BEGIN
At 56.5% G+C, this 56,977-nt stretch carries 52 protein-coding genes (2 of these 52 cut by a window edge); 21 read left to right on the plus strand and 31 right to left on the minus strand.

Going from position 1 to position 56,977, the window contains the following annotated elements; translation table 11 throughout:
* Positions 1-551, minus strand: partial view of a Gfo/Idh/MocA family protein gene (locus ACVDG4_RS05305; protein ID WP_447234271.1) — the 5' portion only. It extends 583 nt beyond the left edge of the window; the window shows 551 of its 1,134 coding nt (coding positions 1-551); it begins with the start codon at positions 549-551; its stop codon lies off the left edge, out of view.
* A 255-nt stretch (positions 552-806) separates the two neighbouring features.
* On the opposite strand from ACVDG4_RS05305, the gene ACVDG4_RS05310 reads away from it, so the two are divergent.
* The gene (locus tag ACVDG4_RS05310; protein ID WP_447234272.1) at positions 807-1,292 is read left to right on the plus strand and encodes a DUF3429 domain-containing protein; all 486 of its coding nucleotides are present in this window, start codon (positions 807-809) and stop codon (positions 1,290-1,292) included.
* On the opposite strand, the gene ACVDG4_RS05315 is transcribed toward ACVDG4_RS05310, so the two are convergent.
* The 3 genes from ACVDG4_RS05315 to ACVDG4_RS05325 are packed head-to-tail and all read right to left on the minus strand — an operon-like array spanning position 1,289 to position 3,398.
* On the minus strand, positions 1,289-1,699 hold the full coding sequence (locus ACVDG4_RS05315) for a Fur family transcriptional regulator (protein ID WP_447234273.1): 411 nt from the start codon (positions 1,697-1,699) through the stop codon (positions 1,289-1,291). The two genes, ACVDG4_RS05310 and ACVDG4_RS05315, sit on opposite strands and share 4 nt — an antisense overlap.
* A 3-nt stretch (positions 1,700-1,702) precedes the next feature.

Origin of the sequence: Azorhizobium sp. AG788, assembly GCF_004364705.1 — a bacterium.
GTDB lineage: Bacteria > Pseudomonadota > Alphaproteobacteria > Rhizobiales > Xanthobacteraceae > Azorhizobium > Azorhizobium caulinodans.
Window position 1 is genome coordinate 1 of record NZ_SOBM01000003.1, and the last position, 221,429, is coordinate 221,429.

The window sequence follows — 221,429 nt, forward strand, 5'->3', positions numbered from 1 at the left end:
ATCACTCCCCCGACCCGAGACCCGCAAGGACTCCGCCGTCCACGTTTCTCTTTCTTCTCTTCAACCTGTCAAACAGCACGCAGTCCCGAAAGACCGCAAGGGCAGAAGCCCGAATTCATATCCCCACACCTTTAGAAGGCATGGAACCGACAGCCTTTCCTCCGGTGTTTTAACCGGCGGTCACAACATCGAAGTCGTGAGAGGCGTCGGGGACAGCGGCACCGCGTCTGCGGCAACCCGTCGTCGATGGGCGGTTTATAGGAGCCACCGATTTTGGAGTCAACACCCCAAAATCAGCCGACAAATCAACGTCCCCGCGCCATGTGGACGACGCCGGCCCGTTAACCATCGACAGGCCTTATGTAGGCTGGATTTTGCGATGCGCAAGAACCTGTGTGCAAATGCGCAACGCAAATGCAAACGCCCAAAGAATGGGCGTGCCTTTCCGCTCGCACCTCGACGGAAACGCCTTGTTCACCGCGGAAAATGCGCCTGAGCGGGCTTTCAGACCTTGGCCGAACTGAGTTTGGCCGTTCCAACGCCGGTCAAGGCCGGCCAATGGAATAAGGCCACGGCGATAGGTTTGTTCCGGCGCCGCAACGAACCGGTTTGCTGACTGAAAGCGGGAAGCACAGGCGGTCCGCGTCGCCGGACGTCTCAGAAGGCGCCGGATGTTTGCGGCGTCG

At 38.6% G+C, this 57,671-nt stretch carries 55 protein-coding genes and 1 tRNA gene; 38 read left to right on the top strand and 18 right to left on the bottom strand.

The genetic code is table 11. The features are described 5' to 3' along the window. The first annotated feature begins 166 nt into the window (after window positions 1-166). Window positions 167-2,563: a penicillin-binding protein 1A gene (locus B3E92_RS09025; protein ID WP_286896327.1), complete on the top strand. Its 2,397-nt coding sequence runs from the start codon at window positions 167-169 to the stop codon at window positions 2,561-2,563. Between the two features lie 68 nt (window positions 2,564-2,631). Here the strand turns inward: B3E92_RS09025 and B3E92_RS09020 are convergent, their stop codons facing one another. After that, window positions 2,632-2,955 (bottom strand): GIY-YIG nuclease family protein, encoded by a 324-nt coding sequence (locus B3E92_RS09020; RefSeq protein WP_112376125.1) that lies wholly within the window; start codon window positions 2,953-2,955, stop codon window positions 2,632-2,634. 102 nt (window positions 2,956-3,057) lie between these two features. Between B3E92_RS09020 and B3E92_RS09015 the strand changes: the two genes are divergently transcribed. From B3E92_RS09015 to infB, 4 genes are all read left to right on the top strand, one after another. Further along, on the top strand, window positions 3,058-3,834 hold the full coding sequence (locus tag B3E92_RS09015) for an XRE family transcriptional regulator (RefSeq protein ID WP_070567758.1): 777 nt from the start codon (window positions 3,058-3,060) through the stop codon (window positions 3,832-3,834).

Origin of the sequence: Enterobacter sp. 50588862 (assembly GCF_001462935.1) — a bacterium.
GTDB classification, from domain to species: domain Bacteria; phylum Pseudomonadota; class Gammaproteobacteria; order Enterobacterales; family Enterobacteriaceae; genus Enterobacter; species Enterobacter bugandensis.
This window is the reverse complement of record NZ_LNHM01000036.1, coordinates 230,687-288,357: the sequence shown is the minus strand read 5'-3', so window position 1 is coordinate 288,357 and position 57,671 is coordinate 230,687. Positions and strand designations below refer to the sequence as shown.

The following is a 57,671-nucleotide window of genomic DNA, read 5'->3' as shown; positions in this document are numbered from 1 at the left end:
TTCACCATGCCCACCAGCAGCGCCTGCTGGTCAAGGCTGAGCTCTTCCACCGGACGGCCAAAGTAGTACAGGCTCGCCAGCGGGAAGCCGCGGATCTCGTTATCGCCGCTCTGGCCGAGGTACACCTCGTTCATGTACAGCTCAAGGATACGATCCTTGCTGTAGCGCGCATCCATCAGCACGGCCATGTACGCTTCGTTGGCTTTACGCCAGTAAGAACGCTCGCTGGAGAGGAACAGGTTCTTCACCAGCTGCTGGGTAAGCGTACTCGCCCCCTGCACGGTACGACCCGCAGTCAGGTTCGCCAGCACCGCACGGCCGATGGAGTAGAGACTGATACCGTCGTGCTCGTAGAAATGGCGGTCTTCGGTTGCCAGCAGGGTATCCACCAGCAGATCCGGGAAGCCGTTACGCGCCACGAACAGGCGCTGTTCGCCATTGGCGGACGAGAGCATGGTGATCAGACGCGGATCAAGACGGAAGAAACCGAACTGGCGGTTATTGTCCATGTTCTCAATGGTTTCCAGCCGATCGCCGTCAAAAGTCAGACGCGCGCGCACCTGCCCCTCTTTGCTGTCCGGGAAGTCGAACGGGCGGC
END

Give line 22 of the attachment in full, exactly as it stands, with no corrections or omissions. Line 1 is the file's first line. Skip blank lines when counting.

TTCACCATGCCCACCAGCAGCGCCTGCTGGTCAAGGCTGAGCTCTTCCACCGGACGGCCAAAGTAGTACAGGCTCGCCAGCGGGAAGCCGCGGATCTCGTTATCGCCGCTCTGGCCGAGGTACACCTCGTTCATGTACAGCTCAAGGATACGATCCTTGCTGTAGCGCGCATCCATCAGCACGGCCATGTACGCTTCGTTGGCTTTACGCCAGTAAGAACGCTCGCTGGAGAGGAACAGGTTCTTCACCAGCTGCTGGGTAAGCGTACTCGCCCCCTGCACGGTACGACCCGCAGTCAGGTTCGCCAGCACCGCACGGCCGATGGAGTAGAGACTGATACCGTCGTGCTCGTAGAAATGGCGGTCTTCGGTTGCCAGCAGGGTATCCACCAGCAGATCCGGGAAGCCGTTACGCGCCACGAACAGGCGCTGTTCGCCATTGGCGGACGAGAGCATGGTGATCAGACGCGGATCAAGACGGAAGAAACCGAACTGGCGGTTATTGTCCATGTTCTCAATGGTTTCCAGCCGATCGCCGTCAAAAGTCAGACGCGCGCGCACCTGCCCCTCTTTGCTGTCCGGGAAGTCGAACGGGCGGC